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Reporting on the March 2000 news that scientists have cured diabetes in mice using adult pancreatic stem cells, the Alliance for Aging Research called this "the most promising sign to date that stem cell research might yield remarkable treatments for currently incurable diseases." (The Alliance spearheads a political coalition demanding federal funding of embryonic stem cells, and had earlier claimed that adult stem cells hold little promise for treating such diseases.)


- Alliance for Aging Research, www.agingresearch.org/News/newsfront/news-frnt97.htm


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"While Geron (Corp.) has nabbed the early lead in exploiting embryonic and primordial fetal stem cells, almost a dozen other biotech firms are elbowing their way into a crowded field to develop therapies using so-called "adult" stem cells. Once thought to be less versatile than primordial stem cells because they have already made a commitment to become particular cell types, these cells are now turning out to have greater than expected capabilities. What's more, they pose fewer ethical problems because they can be obtained from sources other than embryos or aborted fetuses. And the companies using them argue that it may require less work to transform them into specialized cells for transplantation."


- E. Marshall, "The Business of Stem Cells," Science, February 25, 2000, pp.1418-1419


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The fact that nerve stem cells "can de-differentiate and reinvent themselves" as blood-producing stem cells "means that the need for fetal cells as a source of stem cells for medical research may soon be eclipsed by the more readily available and less controversial adult stem cells."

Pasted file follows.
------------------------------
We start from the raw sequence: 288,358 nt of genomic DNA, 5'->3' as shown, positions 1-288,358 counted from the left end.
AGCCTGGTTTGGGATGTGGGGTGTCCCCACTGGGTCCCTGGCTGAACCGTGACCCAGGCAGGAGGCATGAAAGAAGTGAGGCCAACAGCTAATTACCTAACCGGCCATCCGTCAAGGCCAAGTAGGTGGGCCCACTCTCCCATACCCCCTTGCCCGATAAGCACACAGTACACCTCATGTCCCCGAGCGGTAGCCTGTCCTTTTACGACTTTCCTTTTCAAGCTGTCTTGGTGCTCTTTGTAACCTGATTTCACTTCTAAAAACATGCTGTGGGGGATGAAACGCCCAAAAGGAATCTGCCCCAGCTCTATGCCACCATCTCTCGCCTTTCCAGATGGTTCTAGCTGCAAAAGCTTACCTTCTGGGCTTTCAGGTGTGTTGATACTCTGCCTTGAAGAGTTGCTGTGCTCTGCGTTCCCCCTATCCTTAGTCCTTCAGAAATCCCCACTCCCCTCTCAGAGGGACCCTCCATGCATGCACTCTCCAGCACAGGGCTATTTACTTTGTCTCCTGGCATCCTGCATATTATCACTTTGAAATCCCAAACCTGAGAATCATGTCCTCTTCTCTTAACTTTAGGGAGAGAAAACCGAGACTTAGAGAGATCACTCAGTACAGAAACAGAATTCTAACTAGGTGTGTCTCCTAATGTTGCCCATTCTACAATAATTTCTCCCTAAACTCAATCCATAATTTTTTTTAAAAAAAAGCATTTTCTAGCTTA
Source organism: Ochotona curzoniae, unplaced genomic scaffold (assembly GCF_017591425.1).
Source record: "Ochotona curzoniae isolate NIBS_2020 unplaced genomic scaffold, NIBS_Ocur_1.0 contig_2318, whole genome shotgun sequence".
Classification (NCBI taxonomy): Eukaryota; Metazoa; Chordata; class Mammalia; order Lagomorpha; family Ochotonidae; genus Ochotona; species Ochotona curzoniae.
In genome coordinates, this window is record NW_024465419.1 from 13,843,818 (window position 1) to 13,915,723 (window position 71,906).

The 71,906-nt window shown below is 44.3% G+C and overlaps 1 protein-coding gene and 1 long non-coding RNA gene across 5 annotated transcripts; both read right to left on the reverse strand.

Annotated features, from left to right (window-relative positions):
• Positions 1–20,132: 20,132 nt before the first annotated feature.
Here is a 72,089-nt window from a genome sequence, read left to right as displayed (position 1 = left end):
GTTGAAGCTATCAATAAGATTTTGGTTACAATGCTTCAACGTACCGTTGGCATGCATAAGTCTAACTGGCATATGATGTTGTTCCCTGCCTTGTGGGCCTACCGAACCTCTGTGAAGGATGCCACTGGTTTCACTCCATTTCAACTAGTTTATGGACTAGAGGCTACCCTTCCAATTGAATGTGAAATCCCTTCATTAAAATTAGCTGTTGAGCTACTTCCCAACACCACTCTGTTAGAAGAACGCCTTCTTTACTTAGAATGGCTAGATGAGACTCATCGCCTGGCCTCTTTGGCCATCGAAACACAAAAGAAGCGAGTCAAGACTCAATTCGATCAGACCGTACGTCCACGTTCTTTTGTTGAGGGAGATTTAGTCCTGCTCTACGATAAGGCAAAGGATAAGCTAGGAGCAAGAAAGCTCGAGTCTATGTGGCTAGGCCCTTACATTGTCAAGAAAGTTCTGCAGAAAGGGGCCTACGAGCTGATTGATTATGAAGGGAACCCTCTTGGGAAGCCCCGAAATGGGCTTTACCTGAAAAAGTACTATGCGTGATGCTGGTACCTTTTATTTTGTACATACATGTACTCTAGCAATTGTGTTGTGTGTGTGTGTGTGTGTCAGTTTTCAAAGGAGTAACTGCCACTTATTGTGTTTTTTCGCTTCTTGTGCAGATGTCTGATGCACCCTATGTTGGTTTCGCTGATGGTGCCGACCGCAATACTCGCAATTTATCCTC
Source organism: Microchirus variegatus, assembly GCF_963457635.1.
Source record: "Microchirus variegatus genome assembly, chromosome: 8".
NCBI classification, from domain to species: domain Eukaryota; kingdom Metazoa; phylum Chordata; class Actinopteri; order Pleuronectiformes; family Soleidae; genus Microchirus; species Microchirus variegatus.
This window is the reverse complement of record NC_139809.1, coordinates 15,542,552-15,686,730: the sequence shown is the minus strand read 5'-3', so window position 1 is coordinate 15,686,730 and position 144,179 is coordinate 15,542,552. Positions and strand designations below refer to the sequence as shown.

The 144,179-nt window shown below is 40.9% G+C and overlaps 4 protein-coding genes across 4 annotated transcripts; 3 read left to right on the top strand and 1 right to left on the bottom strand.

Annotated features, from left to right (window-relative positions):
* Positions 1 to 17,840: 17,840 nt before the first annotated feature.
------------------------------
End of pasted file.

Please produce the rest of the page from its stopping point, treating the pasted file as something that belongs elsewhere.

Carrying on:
- D. Josefson, "Adult stem cells may be redefinable," British Medical Journal, 30 Jan. 1999, p. 282


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Commenting on the same findings: "The research shows 'there are alternative strategies' to harvesting stem cells from embryos, said Dr. Ronald McKay, a National Institutes of Health researcher and a pioneer in stem cell studies."


- P. Recer, "Patient's Cells May Grow New Organs," Associated Press, Jan. 21, 1999

Recent research shows that mesenchymal stem cells in adult bone marrow "can in principle be used to repair bone, cartilage, tendon and many other injured or aged tissues... The cells would be derived in many cases from the patient's own bone marrow and thus present no problem of immune rejection."


- N. Wade, "Discovery Bolsters a Hope for Regeneration," New York Times, April 2, 1999, p. A17